Marking 40 years since Chaim Herzog tore up the “Zionism is racism” resolution before the United Nations, Secretary of State John Kerry vowed to resolve to “do all in our power to prevent the hijacking of this great forum for malicious intent.”
He also said the “Zionist dream” of Israel “as a Jewish democracy” won’t be realized without a peace deal with the Palestinians.
The event was organized by the nonprofit Yad Chaim Herzog and Israel’s Mission to the UN. In addition to Kerry, UN Secretary-General Ban ki-Moon was there along with Israel’s Ambassador to the UN Danny Danon, U.S. Ambassador to the UN Samantha Power, and Herzog’s sons opposition leader Isaac Herzog and Brigadier-General (Res.) Michael Herzog.
Israeli Prime Minister Benjamin Netanyahu recorded a video that was played at the event, saying the high point of the distinguished service of the late ambassador and president was the speech in which he tore up the resolution. “His response to that UN obscenity was both right and just,” Netanyahu said. “Because that resolution was designed to undermine the very legitimacy of Israel. And this just 30 years after the end of the Second World War and the Holocaust. So the very organization that was born in the fight against Nazism had betrayed its own sacred mission.”
“But the truth has to be said: Israel still faces systemic discrimination at the hands of the United Nations…. The president of Iran calls for the annihilation of Israel; the UN — deafening silence. The Palestinians walk away from peace talks, the UN blames Israel. In fact, singling out Israel for condemnation at the UN is so common it’s become banal — I suppose, to borrow a phrase, we’d call it the banality of evil.”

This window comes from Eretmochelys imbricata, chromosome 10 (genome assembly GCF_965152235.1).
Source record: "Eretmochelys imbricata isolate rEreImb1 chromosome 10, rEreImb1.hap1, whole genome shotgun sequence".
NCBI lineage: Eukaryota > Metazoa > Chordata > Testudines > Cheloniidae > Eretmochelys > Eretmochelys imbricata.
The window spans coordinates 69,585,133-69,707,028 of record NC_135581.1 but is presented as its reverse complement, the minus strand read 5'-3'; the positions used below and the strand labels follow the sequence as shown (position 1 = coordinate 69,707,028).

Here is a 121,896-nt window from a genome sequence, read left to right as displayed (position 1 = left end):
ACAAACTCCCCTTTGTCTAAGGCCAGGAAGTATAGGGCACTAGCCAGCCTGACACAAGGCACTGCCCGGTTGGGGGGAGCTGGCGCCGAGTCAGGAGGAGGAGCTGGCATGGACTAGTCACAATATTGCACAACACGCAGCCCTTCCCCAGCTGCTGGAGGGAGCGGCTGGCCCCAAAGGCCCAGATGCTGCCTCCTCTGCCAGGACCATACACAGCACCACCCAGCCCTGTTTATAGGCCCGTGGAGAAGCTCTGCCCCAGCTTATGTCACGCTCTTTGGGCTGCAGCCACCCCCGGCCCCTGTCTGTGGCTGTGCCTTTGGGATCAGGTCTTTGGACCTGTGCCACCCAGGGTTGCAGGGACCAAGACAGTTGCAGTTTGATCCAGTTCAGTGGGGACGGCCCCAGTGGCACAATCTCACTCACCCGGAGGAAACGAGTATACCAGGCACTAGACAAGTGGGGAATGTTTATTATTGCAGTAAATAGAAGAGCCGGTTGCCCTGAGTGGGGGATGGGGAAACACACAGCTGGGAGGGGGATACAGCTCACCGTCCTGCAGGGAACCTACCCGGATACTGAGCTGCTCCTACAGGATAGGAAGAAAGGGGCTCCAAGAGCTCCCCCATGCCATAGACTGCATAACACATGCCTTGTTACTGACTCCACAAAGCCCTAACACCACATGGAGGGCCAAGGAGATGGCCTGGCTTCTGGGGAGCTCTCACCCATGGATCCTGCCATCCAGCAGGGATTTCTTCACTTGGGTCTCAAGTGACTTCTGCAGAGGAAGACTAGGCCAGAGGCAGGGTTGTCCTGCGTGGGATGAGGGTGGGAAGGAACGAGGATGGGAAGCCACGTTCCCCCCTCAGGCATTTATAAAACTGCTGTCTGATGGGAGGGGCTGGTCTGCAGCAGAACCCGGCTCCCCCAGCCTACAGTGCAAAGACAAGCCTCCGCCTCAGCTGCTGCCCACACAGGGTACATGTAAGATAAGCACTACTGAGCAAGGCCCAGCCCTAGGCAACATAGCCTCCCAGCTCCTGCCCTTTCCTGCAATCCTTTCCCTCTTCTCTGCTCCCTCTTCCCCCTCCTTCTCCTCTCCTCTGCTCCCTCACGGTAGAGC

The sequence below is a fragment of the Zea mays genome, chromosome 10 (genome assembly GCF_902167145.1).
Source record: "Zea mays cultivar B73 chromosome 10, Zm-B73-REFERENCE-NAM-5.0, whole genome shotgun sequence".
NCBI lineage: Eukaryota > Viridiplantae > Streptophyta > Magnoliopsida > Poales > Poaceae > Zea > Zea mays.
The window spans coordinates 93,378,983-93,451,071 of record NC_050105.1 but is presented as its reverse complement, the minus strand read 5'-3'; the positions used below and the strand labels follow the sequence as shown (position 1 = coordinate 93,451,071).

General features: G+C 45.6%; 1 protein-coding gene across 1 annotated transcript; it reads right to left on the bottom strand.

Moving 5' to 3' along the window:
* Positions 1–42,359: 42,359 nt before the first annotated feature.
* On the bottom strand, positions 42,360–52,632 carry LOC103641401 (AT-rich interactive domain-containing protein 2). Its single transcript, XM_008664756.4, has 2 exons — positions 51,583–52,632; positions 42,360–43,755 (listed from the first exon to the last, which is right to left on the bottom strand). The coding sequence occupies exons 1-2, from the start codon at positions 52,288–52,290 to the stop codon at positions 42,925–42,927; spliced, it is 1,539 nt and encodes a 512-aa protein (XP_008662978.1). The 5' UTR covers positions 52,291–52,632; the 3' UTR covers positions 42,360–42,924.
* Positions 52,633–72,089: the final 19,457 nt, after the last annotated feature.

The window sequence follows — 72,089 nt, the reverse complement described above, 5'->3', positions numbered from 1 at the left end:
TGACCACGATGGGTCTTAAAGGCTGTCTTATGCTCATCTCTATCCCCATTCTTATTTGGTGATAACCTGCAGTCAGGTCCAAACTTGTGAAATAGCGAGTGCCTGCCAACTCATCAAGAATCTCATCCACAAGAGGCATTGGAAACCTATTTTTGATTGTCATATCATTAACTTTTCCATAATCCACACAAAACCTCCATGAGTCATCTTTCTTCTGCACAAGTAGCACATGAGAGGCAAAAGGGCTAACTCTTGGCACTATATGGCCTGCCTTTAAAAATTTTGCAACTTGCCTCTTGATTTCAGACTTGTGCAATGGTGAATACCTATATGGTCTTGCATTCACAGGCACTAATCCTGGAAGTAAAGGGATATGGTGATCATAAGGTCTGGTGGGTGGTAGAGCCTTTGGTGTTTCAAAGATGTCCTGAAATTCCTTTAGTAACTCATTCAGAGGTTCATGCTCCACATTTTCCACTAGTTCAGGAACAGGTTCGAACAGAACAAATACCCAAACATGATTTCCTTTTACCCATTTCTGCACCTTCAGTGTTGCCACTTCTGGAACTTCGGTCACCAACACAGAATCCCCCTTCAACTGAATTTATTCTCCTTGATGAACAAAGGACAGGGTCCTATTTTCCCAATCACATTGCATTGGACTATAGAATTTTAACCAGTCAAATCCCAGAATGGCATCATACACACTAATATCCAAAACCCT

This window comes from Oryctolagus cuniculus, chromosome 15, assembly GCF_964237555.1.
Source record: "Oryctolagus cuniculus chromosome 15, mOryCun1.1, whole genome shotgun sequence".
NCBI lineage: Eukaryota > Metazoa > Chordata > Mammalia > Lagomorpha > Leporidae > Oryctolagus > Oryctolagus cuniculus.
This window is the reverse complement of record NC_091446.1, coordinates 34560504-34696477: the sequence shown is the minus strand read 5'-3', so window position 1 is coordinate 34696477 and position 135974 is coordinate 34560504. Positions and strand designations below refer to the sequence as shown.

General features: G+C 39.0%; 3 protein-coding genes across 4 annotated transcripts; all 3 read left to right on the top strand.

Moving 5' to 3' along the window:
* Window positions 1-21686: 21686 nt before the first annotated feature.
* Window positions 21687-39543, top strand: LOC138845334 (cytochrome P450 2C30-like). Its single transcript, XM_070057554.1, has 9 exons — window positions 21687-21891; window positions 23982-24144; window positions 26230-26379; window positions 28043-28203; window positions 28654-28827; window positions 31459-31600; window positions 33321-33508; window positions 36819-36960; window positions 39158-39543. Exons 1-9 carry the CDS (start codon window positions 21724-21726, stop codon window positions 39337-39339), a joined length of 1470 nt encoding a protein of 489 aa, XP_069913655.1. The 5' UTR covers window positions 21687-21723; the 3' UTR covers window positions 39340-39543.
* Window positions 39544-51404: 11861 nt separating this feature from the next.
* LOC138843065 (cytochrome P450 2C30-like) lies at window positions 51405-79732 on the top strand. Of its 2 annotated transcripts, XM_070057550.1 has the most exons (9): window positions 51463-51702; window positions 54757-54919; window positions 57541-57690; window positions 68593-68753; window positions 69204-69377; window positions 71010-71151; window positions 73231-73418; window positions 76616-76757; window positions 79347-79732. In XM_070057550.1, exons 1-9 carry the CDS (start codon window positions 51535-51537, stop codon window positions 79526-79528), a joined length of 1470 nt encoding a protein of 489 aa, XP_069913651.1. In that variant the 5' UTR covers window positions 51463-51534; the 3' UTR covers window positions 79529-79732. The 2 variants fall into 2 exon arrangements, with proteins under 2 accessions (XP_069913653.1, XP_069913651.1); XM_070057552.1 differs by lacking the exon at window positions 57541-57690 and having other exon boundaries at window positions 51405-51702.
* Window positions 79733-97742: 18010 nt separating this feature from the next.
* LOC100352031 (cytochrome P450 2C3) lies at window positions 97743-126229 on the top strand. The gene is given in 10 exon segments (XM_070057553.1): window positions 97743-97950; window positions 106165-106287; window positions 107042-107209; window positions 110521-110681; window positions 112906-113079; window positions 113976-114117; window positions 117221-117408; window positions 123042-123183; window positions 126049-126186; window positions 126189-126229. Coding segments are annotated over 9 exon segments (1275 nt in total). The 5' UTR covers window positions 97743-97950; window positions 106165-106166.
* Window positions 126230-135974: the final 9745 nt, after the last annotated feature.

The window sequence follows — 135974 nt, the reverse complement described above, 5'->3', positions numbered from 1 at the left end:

Kerry said in honoring Herzog they were celebrating “an Israeli leader who stood against the tide, and who spoke the truth with historic clarity and brilliant eloquence.”
Kerry added that he watched Herzog’s speech on YouTube the previous evening. “I will tell you, as somebody who has given speeches for a long time, these were remarkable speeches,” he said.
“It was a bitter irony that this resolution against Zionism was originally a resolution against racism and colonialism, two evils the condemnation of which could have easily been voted for in this body. But that journey to reasonableness was detoured by a willful ignorance of history and truth.”
After heaping praise on Daniel Patrick Moynihan for supporting Herzog on that day, Kerry went on to stress that “too many outside this room fail to recognize the global reality of anti-Semitism today.”
“Too many fail to realize that a witch’s brew of old prejudices and new political grievances and economic troubles and nationalism combine to create dangerous new openings for extremism. So Herzog and Moynihan together have left us a major responsibility to continue to tell the world that anti-Semitism is as abhorrent and vile today as it was in 1975,” he said.
“…Truth summons us and unites us in common action against anti-Semitism. But make no mistake. Bigotry isn’t just a matter of a threat to Israel or to the Jewish people. It is a danger to all religions, and to all who believe in freedom. That is why truth must unite us in the struggle against violent extremism and against the terrorist bigots of Daesh, Boko Haram, Al Shabaab, and so many others, and similar groups throughout the Middle East and elsewhere.”
Kerry decried hate that is taught, noting that “in too many places ignorance is abetted by corruption and by the failure of leadership and governance, and a difference of religion or race or creed or culture, of homeland or sexual orientation are somehow seen as threats by too many people. In truth, they ought to be celebrated for enriching our societies through their diversity.”
And, of course, Kerry worked in a plug for the peace process that has been an Obama administration priority.
“And it is why we remain unwavering in our pursuit of a just and lasting peace between Israelis and Palestinians, because the vision of Israel itself is one for a Jewish state founded in democracy. And the only way to have that democracy is to have that peace,” he said.
“The Zionist dream embraces the concept of Israel as a Jewish democracy, a beacon of light to all nations. And that dream can only be upheld by two states living side by side in peace and security. And we all know, from years of discussion and effort, this is not an impossible dream.”